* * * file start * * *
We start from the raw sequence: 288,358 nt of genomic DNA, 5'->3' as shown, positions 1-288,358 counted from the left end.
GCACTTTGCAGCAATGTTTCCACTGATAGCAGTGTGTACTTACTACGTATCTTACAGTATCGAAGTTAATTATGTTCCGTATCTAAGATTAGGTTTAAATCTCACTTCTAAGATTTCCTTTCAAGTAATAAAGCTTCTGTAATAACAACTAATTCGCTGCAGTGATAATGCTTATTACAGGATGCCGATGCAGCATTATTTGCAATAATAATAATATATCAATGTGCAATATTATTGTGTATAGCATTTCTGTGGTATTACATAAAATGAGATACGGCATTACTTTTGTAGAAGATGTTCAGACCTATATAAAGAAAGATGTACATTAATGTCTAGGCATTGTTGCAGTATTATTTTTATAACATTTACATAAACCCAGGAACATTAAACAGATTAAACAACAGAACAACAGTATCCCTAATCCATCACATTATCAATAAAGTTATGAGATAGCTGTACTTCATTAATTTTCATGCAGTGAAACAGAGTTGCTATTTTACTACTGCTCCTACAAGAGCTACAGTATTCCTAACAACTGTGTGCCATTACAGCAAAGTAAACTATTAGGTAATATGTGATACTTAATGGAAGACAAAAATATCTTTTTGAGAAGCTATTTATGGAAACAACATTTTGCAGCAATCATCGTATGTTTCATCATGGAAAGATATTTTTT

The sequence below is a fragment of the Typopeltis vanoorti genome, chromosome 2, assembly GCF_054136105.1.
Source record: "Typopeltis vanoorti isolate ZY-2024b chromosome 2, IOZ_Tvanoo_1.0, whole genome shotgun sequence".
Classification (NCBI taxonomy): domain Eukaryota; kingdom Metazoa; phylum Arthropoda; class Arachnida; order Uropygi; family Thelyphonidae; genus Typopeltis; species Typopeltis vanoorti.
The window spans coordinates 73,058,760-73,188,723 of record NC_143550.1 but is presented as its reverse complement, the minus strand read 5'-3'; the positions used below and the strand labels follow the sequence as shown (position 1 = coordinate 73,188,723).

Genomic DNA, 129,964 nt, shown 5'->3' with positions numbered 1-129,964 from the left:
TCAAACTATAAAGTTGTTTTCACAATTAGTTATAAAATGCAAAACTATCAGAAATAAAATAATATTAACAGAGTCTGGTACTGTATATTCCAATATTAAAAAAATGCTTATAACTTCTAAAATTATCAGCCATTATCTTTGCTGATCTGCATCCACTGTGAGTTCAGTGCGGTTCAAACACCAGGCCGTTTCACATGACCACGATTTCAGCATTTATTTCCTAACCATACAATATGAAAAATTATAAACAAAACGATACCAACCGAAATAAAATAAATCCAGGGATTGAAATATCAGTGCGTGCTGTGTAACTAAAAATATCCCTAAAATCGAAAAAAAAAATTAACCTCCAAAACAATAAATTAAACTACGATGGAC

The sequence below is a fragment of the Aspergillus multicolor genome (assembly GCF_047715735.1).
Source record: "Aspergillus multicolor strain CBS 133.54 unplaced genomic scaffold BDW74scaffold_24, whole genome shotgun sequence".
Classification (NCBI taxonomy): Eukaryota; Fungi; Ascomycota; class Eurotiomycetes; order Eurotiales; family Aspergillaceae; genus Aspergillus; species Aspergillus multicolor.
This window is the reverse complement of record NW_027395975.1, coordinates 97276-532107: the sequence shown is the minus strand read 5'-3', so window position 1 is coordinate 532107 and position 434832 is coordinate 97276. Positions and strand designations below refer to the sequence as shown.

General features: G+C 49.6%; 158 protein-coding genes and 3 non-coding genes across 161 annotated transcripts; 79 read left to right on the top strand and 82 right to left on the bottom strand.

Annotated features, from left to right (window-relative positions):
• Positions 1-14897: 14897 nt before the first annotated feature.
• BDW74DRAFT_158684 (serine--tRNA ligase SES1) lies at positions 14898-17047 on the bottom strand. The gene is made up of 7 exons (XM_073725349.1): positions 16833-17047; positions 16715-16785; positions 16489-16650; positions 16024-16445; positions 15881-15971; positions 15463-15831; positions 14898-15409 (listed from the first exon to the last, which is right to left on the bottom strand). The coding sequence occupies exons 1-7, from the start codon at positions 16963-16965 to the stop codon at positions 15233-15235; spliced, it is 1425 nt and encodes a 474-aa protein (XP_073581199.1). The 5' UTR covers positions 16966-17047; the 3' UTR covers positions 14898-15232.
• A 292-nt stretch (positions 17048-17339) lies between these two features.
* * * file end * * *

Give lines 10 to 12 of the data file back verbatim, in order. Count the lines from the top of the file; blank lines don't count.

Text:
Source record: "Aspergillus multicolor strain CBS 133.54 unplaced genomic scaffold BDW74scaffold_24, whole genome shotgun sequence".
Classification (NCBI taxonomy): Eukaryota; Fungi; Ascomycota; class Eurotiomycetes; order Eurotiales; family Aspergillaceae; genus Aspergillus; species Aspergillus multicolor.
This window is the reverse complement of record NW_027395975.1, coordinates 97276-532107: the sequence shown is the minus strand read 5'-3', so window position 1 is coordinate 532107 and position 434832 is coordinate 97276. Positions and strand designations below refer to the sequence as shown.